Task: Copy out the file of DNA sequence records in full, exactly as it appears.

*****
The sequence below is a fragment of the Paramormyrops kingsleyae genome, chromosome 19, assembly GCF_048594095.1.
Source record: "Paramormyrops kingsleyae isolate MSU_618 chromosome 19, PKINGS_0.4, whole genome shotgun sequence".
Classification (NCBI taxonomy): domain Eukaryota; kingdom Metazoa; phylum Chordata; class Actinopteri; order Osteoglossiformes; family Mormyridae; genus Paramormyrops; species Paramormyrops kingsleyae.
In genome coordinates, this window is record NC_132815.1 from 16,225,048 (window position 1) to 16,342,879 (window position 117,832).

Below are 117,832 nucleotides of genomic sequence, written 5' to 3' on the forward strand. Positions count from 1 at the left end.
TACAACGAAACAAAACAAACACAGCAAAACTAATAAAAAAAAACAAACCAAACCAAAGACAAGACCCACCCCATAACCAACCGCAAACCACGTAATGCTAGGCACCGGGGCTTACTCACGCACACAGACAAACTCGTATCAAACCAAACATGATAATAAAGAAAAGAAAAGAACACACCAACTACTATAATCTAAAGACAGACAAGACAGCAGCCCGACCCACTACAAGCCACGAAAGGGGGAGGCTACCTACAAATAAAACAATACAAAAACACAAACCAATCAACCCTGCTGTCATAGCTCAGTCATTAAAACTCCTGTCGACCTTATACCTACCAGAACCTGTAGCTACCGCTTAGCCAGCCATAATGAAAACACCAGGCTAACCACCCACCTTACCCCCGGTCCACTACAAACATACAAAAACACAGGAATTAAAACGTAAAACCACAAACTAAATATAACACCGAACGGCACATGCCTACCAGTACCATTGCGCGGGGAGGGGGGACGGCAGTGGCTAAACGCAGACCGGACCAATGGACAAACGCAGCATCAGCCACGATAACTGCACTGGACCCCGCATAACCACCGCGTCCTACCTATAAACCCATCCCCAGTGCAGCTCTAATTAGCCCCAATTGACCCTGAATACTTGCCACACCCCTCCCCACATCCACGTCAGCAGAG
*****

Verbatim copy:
The sequence below is a fragment of the Paramormyrops kingsleyae genome, chromosome 19, assembly GCF_048594095.1.
Source record: "Paramormyrops kingsleyae isolate MSU_618 chromosome 19, PKINGS_0.4, whole genome shotgun sequence".
Classification (NCBI taxonomy): domain Eukaryota; kingdom Metazoa; phylum Chordata; class Actinopteri; order Osteoglossiformes; family Mormyridae; genus Paramormyrops; species Paramormyrops kingsleyae.
In genome coordinates, this window is record NC_132815.1 from 16,225,048 (window position 1) to 16,342,879 (window position 117,832).

Below are 117,832 nucleotides of genomic sequence, written 5' to 3' on the forward strand. Positions count from 1 at the left end.
TACAACGAAACAAAACAAACACAGCAAAACTAATAAAAAAAAACAAACCAAACCAAAGACAAGACCCACCCCATAACCAACCGCAAACCACGTAATGCTAGGCACCGGGGCTTACTCACGCACACAGACAAACTCGTATCAAACCAAACATGATAATAAAGAAAAGAAAAGAACACACCAACTACTATAATCTAAAGACAGACAAGACAGCAGCCCGACCCACTACAAGCCACGAAAGGGGGAGGCTACCTACAAATAAAACAATACAAAAACACAAACCAATCAACCCTGCTGTCATAGCTCAGTCATTAAAACTCCTGTCGACCTTATACCTACCAGAACCTGTAGCTACCGCTTAGCCAGCCATAATGAAAACACCAGGCTAACCACCCACCTTACCCCCGGTCCACTACAAACATACAAAAACACAGGAATTAAAACGTAAAACCACAAACTAAATATAACACCGAACGGCACATGCCTACCAGTACCATTGCGCGGGGAGGGGGGACGGCAGTGGCTAAACGCAGACCGGACCAATGGACAAACGCAGCATCAGCCACGATAACTGCACTGGACCCCGCATAACCACCGCGTCCTACCTATAAACCCATCCCCAGTGCAGCTCTAATTAGCCCCAATTGACCCTGAATACTTGCCACACCCCTCCCCACATCCACGTCAGCAGAG